Danger, Will Robinson: Okay wine-rangers this is a warning, a shot across the bow if you will. Even though I loved, loved the Rubric, don't read into my review as a blanket endorsement for their other cellar dweller wines. Meaning the wines with the brown label selling for $7 just about everywhere are no where near the same quality as their Sonoma Reserve wines, you've been warned. Step up to just $9.99 [at TJ's] and you've hit pay dirt! I'm not like many wine-bloggers, I don't "gush" over every wine that comes across this desk, in fact there's mucho amounts of vino that will never see the light of day on this blog.
Composition: This red blend is Blackstone winemaker Gary Sitton's take on a Meritage-style Cabernet-based blend which leads the way at 55%. The winemaker really threw in the proverbial kitchen sink with this blend. So rounding out the blend the other varietals in the mix are Malbec; Cabernet Franc; Petit Verdot; Tannat; Merlot; and Petite Sirah. The fruit was sourced from the following areas, Dry Creek Valley (59%), Sonoma County (20%), Sonoma Valley (15%), and Alexander Valley (6%).
Treatment and Case size: Oak [most likely 2nd use French] aging occurred over 20 months in combination of new and older barrels. 7,000 cases of this wine were produced. The reason I mention the case size is that while the case size is large the quality is also large and readily available.
What's a Meritage: Well according to the Meritage Alliance "red meritage wines historically have been among the world’s most highly rated wines." Very true, think about Bordeaux, which is the model for Meritage wines here in the states. And why are meritage wines so good? Because of "their smooth, silky texture and complex, robust structure coupled with the ability to age beautifully" — often for decades, while most are also very drinkable in their younger years. Like the Blackstone Winery Sonoma Reserve Rubric Sonoma County 2007 I will be reviewing today. Another word of advice, for god's sake don't pronounce it like a French word, folks will just roll their eyes and shake their heads in disbelief, it's Mer-it-tige! I really don't mind how you say it, as long as you find yourself of these wonderful wines.
Blend Rules: According to the Meritage Alliance, "a red meritage is a blend of two or more of the red “noble” Bordeaux varieties — Cabernet Sauvignon, Cabernet Franc, Malbec, Merlot, Petit Verdot and the rarer St. Macaire, Gros Verdot and Carmenère." The kicker, "If the blend includes any other grape variety, it is, by definition, not a Meritage!" Also, to qualify as a Meritage, no single grape variety can make up more than 90% of the blend. So technically this wine broke the rules and like Reggie Bush, will have to hand in its title or trophy status, sadly it's not a meritage. But it is darn close!
Full Disclosure: Hey FTC and anyone who may care, this wine was sent as a sample to Cuvée Corner Wine Blog for the review process over 4 weeks ago and has a SRP of $20.
Cuvée Corner Wine Blog Score: Hey point seekers here's my score if your interested: This wine scored 92 points on the Cuvée Corner 100 point scale. The QPR is off the charts, stupid good for the $9.99 price tag.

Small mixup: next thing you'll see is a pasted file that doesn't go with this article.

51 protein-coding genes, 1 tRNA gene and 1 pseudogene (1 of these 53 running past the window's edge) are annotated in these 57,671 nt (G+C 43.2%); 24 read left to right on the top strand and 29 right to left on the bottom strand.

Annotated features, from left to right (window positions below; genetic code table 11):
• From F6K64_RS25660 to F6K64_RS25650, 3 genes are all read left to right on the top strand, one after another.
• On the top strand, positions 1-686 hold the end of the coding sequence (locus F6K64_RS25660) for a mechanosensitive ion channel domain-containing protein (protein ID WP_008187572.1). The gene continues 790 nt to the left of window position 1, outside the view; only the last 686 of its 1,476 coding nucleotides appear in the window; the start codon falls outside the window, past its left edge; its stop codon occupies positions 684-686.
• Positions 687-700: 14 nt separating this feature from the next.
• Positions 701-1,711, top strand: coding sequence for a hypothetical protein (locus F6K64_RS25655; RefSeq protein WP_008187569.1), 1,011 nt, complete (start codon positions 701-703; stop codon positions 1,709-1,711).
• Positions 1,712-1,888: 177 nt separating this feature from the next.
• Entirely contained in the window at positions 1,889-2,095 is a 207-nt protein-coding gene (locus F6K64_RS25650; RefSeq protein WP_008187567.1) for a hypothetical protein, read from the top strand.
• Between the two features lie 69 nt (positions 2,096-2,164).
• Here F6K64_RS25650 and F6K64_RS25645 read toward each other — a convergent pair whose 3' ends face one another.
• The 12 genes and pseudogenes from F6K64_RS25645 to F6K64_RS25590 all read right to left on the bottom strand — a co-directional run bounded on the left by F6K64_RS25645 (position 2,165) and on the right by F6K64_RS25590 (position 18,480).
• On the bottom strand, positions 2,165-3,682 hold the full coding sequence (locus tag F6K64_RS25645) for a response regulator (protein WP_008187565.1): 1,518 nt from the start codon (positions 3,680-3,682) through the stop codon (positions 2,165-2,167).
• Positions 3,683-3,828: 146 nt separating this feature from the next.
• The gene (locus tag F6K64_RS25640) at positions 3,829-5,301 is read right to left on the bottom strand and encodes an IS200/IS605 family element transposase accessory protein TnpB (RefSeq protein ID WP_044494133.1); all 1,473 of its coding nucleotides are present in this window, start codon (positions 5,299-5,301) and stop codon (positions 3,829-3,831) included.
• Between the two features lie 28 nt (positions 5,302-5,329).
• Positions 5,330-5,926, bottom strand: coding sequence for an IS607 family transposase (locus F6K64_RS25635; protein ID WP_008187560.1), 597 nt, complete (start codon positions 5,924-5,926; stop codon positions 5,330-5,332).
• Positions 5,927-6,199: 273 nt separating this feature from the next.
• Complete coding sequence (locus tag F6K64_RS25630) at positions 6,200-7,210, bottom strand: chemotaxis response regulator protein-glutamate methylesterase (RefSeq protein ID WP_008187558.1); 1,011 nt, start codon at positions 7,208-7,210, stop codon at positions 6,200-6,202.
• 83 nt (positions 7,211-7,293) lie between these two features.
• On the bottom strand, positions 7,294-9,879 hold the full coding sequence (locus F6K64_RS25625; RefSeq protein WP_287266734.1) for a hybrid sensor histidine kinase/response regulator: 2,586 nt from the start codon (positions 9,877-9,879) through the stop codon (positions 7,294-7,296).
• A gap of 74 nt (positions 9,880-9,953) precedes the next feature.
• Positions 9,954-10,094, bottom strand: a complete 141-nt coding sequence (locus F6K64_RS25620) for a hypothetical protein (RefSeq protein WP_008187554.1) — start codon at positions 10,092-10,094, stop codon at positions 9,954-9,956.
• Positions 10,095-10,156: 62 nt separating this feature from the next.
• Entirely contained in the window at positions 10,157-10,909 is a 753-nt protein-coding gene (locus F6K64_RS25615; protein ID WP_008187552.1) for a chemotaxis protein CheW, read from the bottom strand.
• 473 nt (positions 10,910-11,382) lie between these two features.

First Swirl: I did decant this wine, frankly it didn't really need it [contrary to what you've read on other blogs]. Sorry Gabe, you're just wrong. A bright shiny clean purple core, most likely the Malbec kicking in some blue tones and a pale cerise colored rim.
First Sniff: Bold dark and red fruits dominate the pronounced but wonderfully clean nose, while subtle well integrated notes of oak and vanilla dance delightfully together, while wafting gently from the glass. Isn't that a pretty scene?
First Slurp: Holding the goblet up to my mouth, I gave this wine a good [proper technique and all] swirl in that large cavity, sometimes called my mouth. This exercise confirmed the impressions I had upon putting my fat half Irish wine loving nose into the glass. This wine taste freaking fantastic, I was utterly amazed at its complexity and the overall flavor profile, dark red fruits, leather, mocha and trace minerality. The tannins were smooth as a babies ass [ohh, he said a bad word] and glided about nicely into a rather nice finish. Good Job, Blackstone!
Price and Where to Find: Okay Chula Vista this is your opportunity, I found a huge cache of this vino at my local Trader Joe's in East Lake and they are selling it for $9.99 each. You can also buy it from the Blackstone Winery website for a suggested retail price [SRP] of $22 each. C'mon this wine is just stupid good at the TJ price, so why would ya get it anywhere else?
My Recommendation: This wine is already sold out at a few TJ's around town, but you folks in the South Bay obviously need to put down that Two-buck upchuck and step up to something truly palatable for a few dollars more, your liver will thank you. I'm telling you once this review is posted it will not last long, I've called the over to this store and inquired about the status of this wine, they have something like twenty cases left and at this price you have my run don't walk recommendation. So hustle your buns down there now, buy a case or two and please tell them the Cuvee Corner Wine Blog sent ya.